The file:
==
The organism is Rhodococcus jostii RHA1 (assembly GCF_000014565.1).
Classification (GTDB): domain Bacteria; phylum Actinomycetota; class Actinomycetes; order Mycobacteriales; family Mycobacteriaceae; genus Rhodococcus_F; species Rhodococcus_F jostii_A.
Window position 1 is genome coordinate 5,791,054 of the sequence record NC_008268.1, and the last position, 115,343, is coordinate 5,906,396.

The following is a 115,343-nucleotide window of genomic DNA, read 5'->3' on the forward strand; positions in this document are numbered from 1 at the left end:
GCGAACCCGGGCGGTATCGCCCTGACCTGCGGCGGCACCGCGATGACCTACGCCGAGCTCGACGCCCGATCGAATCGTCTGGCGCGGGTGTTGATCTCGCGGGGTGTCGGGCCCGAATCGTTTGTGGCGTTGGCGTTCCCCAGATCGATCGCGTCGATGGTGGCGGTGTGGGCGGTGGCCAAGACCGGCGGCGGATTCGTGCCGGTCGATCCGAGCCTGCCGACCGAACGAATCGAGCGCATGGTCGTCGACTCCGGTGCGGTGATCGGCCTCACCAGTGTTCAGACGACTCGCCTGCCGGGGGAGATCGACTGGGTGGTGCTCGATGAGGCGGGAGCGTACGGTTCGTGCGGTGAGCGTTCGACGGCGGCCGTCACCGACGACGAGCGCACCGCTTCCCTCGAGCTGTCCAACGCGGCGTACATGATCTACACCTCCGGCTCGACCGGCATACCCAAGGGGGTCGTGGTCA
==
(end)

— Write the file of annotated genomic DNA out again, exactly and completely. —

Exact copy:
The organism is Rhodococcus jostii RHA1 (assembly GCF_000014565.1).
Classification (GTDB): domain Bacteria; phylum Actinomycetota; class Actinomycetes; order Mycobacteriales; family Mycobacteriaceae; genus Rhodococcus_F; species Rhodococcus_F jostii_A.
Window position 1 is genome coordinate 5,791,054 of the sequence record NC_008268.1, and the last position, 115,343, is coordinate 5,906,396.

The following is a 115,343-nucleotide window of genomic DNA, read 5'->3' on the forward strand; positions in this document are numbered from 1 at the left end:
GCGAACCCGGGCGGTATCGCCCTGACCTGCGGCGGCACCGCGATGACCTACGCCGAGCTCGACGCCCGATCGAATCGTCTGGCGCGGGTGTTGATCTCGCGGGGTGTCGGGCCCGAATCGTTTGTGGCGTTGGCGTTCCCCAGATCGATCGCGTCGATGGTGGCGGTGTGGGCGGTGGCCAAGACCGGCGGCGGATTCGTGCCGGTCGATCCGAGCCTGCCGACCGAACGAATCGAGCGCATGGTCGTCGACTCCGGTGCGGTGATCGGCCTCACCAGTGTTCAGACGACTCGCCTGCCGGGGGAGATCGACTGGGTGGTGCTCGATGAGGCGGGAGCGTACGGTTCGTGCGGTGAGCGTTCGACGGCGGCCGTCACCGACGACGAGCGCACCGCTTCCCTCGAGCTGTCCAACGCGGCGTACATGATCTACACCTCCGGCTCGACCGGCATACCCAAGGGGGTCGTGGTCA